Indonesia travel health insurance and visa guide
January 04, 2019
Indonesia is a beautiful holiday destination and is home to islands such as Bali and Lombok. Not only does Indonesia have endless stretches of golden beaches, but it also houses exotic temples, picturesque waterfalls and endless mouth-watering dining options. There’s a lot to get excited about when organizing your visit. To fully enjoy your adventure, make sure you give yourself peace of mind and organize your travel insurance policy as soon as possible, so you can kick back, relax and enjoy your vacation knowing that you have got all your bases covered.
Aside from finding the right cover for you, here are some other important travel tips to be aware of before you set off on your adventure:
Visa Information for Indonesia
Do I Need a Visa to Visit Indonesia?
U.S. Citizens traveling to Indonesia for up to 90 days do not need a Visa. Your U.S. passport must be valid for at least one month from your date of arrival. You should also have a valid return ticket and enough money for your trip.
Health and Medical Advice
Before jetting off on your travels, you should check for any health risks, required vaccinations and any epidemic breakouts occurring in Indonesia. It’s also a good idea to learn the emergency numbers and find out where the nearest hospital is in case of an emergency.
Do I Need to be Vaccinated When Travelling to Indonesia?
There are no obligatory vaccination shots for travelling to Indonesia, but we would highly recommend that you get protected against Typhoid, Hepatitis A and B and Rabies as well as getting your routine vaccinations updated. The standard vaccines are:
- MMR (Measles, Mumps, Rubella)
- Tetanus, Diphtheria and Pertussis
Book an appointment with your local practitioner or find your local Passport health clinic. You should book an appointment, at the latest, four to six weeks before your trip, giving enough time for the vaccinations to take effect.
Emergency Contact Information in Indonesia
No one ever wants to have to call the emergency services while they’re on vacation, but unfortunately, accidents happen and it’s important to be prepared for when they do.
Police Emergency number: 112
Ambulance Emergency number: 118
Indonesia Local Laws and Customs
You can drive using an International Driving Permit issued in Indonesia.
If you need to take any medications when in Indonesia, bring the prescription for the medication as well as the quantity you will need. Some medications may not be permitted in Indonesia so a supporting prescription from a Doctor will be required.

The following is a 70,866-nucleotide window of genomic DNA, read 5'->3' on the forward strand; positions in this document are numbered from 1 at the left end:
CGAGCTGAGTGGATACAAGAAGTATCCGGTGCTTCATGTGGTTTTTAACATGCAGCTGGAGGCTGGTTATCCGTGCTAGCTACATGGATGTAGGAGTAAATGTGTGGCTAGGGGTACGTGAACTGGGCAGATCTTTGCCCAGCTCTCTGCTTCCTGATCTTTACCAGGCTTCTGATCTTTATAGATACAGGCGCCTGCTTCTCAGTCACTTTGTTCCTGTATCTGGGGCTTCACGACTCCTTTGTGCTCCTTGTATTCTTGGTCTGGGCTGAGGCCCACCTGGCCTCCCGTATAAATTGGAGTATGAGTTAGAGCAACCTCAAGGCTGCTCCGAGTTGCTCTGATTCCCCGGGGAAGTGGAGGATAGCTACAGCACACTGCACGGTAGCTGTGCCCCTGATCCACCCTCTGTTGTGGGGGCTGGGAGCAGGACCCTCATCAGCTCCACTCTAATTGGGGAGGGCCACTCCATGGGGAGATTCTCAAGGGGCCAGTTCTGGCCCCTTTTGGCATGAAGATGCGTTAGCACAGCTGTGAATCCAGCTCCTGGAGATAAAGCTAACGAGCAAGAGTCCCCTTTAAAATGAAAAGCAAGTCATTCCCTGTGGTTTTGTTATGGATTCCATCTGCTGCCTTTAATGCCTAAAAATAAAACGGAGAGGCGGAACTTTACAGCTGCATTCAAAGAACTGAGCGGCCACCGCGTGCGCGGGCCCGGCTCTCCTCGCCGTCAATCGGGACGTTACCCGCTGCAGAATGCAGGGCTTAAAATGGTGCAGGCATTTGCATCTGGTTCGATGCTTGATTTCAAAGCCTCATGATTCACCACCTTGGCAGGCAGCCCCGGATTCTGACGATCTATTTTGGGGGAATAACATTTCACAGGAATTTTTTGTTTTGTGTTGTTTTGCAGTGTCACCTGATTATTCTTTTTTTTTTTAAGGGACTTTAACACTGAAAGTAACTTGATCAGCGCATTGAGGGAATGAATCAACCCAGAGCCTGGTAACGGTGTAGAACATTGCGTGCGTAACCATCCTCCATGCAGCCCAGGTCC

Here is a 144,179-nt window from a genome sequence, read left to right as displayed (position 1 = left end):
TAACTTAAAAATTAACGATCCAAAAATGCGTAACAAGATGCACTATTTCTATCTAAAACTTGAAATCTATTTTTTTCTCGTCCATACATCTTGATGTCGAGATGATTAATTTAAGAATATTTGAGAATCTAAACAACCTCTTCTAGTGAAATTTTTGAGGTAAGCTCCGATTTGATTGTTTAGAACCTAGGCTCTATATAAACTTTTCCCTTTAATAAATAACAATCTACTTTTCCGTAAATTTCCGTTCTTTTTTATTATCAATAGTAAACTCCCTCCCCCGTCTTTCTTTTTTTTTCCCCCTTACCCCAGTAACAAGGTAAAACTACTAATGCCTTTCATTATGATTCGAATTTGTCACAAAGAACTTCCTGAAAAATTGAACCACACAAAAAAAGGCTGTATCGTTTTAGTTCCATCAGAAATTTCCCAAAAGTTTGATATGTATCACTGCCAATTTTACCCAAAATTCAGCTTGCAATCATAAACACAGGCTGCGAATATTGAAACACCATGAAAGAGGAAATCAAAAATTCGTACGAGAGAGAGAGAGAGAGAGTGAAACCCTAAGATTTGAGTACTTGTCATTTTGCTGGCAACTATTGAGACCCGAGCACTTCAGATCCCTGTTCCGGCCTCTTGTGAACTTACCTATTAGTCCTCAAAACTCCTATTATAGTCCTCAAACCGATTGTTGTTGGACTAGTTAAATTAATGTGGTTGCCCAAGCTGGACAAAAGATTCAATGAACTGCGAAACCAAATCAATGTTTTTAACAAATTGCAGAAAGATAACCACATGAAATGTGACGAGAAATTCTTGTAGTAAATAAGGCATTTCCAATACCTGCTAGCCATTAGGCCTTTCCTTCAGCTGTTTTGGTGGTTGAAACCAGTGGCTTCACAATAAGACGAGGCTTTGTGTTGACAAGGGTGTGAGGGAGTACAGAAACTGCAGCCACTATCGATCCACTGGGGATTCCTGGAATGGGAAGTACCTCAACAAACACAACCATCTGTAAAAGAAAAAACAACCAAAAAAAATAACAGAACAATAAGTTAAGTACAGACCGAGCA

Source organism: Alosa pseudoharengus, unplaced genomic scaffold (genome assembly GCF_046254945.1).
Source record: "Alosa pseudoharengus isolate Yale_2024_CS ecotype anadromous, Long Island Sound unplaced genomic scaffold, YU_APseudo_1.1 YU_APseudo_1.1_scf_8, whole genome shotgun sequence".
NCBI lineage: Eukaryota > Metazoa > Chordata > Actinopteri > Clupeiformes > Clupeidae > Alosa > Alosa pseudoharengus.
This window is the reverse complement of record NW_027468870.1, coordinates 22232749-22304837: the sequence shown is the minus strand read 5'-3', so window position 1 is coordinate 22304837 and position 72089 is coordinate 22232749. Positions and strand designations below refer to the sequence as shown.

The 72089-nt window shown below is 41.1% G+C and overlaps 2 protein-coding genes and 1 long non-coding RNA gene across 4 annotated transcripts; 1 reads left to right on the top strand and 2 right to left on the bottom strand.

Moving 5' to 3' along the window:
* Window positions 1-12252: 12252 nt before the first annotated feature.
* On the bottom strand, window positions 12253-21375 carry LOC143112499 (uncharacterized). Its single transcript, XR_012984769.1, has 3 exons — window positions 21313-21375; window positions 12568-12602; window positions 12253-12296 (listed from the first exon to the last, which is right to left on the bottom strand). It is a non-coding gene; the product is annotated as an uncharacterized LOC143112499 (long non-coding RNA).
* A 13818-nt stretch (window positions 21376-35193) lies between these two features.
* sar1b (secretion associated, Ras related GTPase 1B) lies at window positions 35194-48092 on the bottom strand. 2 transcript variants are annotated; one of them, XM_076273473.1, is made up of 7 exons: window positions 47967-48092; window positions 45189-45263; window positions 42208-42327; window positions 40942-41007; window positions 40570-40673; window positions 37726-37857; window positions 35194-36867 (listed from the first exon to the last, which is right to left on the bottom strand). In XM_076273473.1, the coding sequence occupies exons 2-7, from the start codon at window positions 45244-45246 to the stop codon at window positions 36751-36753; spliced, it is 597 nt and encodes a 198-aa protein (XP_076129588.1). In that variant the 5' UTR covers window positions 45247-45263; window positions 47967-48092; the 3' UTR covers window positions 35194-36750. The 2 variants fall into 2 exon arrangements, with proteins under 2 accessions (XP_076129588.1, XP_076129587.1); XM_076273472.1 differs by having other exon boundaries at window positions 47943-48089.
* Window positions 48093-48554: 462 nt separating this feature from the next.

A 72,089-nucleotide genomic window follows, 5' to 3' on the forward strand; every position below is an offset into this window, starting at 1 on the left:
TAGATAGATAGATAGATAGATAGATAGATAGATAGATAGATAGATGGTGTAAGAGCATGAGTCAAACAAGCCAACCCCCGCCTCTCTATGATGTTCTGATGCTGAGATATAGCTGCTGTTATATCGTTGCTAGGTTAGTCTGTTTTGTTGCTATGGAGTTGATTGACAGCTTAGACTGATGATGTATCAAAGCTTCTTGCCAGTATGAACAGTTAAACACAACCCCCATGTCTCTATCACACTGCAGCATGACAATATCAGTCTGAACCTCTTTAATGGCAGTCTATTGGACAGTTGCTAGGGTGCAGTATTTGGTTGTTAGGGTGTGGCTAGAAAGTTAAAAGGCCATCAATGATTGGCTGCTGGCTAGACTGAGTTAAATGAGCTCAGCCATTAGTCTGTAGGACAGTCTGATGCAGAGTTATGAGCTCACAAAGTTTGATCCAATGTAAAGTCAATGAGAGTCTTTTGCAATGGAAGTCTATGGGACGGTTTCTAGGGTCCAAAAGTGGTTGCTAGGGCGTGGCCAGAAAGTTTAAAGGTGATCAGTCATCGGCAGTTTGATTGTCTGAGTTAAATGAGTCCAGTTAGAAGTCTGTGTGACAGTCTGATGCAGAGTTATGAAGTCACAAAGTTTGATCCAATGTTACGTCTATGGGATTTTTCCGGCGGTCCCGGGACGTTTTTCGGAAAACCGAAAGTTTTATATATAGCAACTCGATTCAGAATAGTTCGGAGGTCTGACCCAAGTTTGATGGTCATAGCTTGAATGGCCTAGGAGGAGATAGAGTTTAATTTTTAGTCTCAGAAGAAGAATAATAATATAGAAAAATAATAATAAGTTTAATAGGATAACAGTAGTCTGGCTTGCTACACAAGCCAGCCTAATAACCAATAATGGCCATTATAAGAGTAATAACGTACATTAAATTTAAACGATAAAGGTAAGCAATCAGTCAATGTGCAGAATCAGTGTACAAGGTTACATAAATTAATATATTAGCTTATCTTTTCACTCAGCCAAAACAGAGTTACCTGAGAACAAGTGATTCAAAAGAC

The majority of Indonesia’s citizens follow the Muslim faith. Always be respectful local traditions and be aware of any holy periods that may coincide with your trip.
Safety and Security
• Be aware that alcoholic drinks served in Indonesian bars can be stronger than those served in the United States.
• There have also been numerous reports of drink spiking incidents in Bali. Drink responsibly, never leave your drink unattended and always be aware of your surroundings.
• Beware of thieves on public transport.
• Use taxis from an official firm.
• Always be aware of your surroundings and keep an eye out on your belongings.
There is a high risk of a terrorist attacks in Bali, terrorists have operated here before and have the capacity to carry out further attacks anywhere within the country. Be vigilant at all times and be aware of your surroundings.
U.S. Embassy Jakarta
JI. Medan Merdeka Selatan No. 3 – 5
Jakarta 10110, Indonesia
Telephone: (62) (21) 3435-9000
Fax: (62) (21) 386-2259
Useful Tips for Indonesia
Official Languages: Indonesian
Currency: Indonesian rupiah
Before your trip make sure to exchange enough Indonesian rupiah for your spending requirements and to get the best exchange rates.
Plug Sockets: Types C
Indonesia uses Type C plug sockets. The standard voltage and frequency is 220V and 50 Hz. We would recommend that you buy a plug adapter if you don’t have one already.
You can determine if you need a converter or a transformer by looking at the appliance rating plate. A dual voltage rated appliance will display for example ‘INPUT: 110-240 V’ on the appliance body. In this case, you wouldn’t need a converter or transformer.
© 2018 UnitedHealth Group Incorporated. For informational purposes, UHG does not guarantee the correctness or completeness of the information.